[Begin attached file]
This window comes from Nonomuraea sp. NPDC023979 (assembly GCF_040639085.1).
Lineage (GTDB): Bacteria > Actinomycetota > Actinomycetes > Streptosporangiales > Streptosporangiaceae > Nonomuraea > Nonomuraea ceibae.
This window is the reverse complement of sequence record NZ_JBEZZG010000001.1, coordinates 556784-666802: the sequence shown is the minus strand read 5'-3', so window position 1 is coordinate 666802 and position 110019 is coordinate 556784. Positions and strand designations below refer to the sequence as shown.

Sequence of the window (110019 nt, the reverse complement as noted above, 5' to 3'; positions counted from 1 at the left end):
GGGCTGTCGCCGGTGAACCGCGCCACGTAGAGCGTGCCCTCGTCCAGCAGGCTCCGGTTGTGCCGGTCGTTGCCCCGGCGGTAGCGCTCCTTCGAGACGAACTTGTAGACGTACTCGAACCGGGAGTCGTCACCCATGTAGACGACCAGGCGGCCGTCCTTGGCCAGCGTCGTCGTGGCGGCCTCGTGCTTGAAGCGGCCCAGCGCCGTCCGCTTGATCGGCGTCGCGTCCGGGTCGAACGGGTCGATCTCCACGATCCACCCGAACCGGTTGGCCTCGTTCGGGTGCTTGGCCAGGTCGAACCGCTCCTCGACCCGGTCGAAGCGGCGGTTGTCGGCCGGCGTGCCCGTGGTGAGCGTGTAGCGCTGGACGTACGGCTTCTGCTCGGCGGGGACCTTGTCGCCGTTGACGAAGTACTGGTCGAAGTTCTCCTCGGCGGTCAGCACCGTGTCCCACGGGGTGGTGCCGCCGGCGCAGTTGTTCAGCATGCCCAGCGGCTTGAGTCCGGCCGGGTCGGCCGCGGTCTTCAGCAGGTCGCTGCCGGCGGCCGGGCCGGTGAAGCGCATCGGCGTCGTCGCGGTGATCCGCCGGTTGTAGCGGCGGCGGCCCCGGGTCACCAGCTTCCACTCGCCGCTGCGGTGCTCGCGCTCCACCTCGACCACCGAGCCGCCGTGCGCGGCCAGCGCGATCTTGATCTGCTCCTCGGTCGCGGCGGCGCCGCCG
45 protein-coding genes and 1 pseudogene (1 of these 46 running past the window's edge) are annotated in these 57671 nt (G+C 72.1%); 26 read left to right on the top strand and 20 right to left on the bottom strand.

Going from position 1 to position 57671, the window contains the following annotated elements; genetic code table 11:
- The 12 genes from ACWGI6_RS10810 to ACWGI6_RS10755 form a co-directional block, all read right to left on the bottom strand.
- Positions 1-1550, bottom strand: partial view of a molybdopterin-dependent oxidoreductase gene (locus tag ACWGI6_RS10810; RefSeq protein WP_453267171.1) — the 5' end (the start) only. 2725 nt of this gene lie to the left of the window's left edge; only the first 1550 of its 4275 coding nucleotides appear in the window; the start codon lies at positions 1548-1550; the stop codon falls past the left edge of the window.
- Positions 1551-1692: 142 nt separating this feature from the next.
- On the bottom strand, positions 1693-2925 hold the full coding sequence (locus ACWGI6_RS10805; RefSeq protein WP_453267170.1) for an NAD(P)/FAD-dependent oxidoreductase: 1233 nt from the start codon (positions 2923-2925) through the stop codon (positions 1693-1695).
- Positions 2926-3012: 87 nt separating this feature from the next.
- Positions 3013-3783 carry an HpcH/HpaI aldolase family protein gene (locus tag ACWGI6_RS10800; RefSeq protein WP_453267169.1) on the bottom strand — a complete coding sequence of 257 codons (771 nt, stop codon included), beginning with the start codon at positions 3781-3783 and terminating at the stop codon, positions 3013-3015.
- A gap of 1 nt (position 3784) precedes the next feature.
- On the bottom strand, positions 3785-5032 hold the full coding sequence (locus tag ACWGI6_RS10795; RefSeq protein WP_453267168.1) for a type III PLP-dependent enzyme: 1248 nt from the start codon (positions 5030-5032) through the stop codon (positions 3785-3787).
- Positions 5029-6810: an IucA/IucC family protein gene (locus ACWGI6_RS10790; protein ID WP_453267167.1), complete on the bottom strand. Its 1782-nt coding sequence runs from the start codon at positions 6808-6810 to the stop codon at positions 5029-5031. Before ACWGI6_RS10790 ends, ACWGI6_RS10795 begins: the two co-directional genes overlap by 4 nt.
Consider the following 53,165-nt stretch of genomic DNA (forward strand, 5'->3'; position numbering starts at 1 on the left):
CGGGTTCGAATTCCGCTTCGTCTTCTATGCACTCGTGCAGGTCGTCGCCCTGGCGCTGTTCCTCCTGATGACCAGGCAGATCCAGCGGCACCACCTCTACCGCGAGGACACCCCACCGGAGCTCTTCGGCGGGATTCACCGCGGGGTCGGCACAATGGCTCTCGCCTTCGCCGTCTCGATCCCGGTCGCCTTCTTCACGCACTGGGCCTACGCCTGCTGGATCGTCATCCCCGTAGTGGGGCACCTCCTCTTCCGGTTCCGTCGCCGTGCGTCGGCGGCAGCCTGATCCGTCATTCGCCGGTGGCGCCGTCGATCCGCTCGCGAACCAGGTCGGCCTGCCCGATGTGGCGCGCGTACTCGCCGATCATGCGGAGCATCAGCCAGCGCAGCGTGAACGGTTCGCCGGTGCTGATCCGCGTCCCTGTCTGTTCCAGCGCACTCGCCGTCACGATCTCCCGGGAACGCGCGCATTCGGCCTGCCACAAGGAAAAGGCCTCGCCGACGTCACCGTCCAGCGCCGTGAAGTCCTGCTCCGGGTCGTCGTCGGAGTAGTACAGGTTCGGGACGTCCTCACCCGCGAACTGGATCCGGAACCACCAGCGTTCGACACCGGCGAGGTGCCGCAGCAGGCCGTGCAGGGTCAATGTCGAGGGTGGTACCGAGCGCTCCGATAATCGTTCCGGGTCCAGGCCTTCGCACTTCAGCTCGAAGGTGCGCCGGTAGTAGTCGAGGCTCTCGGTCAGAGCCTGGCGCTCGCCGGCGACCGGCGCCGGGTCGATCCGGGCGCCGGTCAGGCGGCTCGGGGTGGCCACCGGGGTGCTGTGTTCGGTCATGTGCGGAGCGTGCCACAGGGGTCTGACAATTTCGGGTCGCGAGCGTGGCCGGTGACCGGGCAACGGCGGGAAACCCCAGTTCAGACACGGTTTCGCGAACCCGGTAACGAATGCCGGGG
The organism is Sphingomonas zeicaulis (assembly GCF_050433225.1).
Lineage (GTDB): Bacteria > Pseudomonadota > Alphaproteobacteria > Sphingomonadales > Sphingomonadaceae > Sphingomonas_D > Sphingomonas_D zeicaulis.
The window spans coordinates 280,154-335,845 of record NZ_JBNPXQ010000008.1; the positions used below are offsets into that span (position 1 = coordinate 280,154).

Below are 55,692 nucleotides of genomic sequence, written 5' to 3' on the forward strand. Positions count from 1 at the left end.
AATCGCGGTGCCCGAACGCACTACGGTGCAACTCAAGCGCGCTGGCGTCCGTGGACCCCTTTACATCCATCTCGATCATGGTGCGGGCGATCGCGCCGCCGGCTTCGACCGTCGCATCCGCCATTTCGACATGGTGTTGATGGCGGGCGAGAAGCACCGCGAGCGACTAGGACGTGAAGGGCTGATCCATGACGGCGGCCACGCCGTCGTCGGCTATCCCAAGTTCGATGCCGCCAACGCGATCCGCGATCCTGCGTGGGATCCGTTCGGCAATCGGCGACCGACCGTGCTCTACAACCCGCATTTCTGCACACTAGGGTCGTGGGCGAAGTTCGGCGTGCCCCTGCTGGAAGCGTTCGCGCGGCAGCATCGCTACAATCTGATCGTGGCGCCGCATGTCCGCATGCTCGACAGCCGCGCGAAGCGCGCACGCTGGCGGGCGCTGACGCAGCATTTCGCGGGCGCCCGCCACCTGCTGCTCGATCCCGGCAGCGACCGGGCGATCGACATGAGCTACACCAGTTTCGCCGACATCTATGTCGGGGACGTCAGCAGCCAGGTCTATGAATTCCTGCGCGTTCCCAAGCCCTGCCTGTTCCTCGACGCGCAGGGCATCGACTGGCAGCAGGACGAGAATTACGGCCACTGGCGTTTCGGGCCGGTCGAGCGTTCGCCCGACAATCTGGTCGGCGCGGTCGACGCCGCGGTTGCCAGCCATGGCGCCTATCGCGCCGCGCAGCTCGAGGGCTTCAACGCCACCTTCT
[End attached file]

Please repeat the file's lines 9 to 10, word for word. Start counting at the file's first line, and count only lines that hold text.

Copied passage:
- Positions 1-1550, bottom strand: partial view of a molybdopterin-dependent oxidoreductase gene (locus tag ACWGI6_RS10810; RefSeq protein WP_453267171.1) — the 5' end (the start) only. 2725 nt of this gene lie to the left of the window's left edge; only the first 1550 of its 4275 coding nucleotides appear in the window; the start codon lies at positions 1548-1550; the stop codon falls past the left edge of the window.
- Positions 1551-1692: 142 nt separating this feature from the next.